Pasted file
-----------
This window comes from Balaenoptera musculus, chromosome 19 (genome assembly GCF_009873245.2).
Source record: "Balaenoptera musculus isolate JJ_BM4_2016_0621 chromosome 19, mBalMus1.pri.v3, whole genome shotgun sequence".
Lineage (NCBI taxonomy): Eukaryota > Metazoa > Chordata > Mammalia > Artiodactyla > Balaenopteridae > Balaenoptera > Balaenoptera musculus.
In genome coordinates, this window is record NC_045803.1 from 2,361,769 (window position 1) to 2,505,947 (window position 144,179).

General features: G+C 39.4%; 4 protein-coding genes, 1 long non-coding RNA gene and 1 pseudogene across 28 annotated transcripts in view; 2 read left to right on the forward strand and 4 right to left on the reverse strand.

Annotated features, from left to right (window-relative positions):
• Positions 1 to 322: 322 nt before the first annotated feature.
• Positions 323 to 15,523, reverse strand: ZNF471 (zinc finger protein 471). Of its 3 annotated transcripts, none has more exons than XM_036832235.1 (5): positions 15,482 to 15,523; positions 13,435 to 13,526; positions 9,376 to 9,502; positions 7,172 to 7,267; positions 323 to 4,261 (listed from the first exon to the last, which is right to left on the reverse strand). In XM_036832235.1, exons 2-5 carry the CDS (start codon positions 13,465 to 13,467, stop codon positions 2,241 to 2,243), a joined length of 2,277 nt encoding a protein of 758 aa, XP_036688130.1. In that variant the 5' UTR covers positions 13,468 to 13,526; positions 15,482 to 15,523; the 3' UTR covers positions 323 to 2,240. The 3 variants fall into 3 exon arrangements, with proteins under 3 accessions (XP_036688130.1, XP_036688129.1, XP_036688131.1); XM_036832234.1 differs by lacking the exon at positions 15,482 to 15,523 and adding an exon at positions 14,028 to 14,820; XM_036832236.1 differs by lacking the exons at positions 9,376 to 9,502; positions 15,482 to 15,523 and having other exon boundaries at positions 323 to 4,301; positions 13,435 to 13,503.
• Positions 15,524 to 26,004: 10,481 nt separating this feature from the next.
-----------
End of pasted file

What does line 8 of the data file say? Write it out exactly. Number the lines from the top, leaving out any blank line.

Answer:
• Positions 323 to 15,523, reverse strand: ZNF471 (zinc finger protein 471). Of its 3 annotated transcripts, none has more exons than XM_036832235.1 (5): positions 15,482 to 15,523; positions 13,435 to 13,526; positions 9,376 to 9,502; positions 7,172 to 7,267; positions 323 to 4,261 (listed from the first exon to the last, which is right to left on the reverse strand). In XM_036832235.1, exons 2-5 carry the CDS (start codon positions 13,465 to 13,467, stop codon positions 2,241 to 2,243), a joined length of 2,277 nt encoding a protein of 758 aa, XP_036688130.1. In that variant the 5' UTR covers positions 13,468 to 13,526; positions 15,482 to 15,523; the 3' UTR covers positions 323 to 2,240. The 3 variants fall into 3 exon arrangements, with proteins under 3 accessions (XP_036688130.1, XP_036688129.1, XP_036688131.1); XM_036832234.1 differs by lacking the exon at positions 15,482 to 15,523 and adding an exon at positions 14,028 to 14,820; XM_036832236.1 differs by lacking the exons at positions 9,376 to 9,502; positions 15,482 to 15,523 and having other exon boundaries at positions 323 to 4,301; positions 13,435 to 13,503.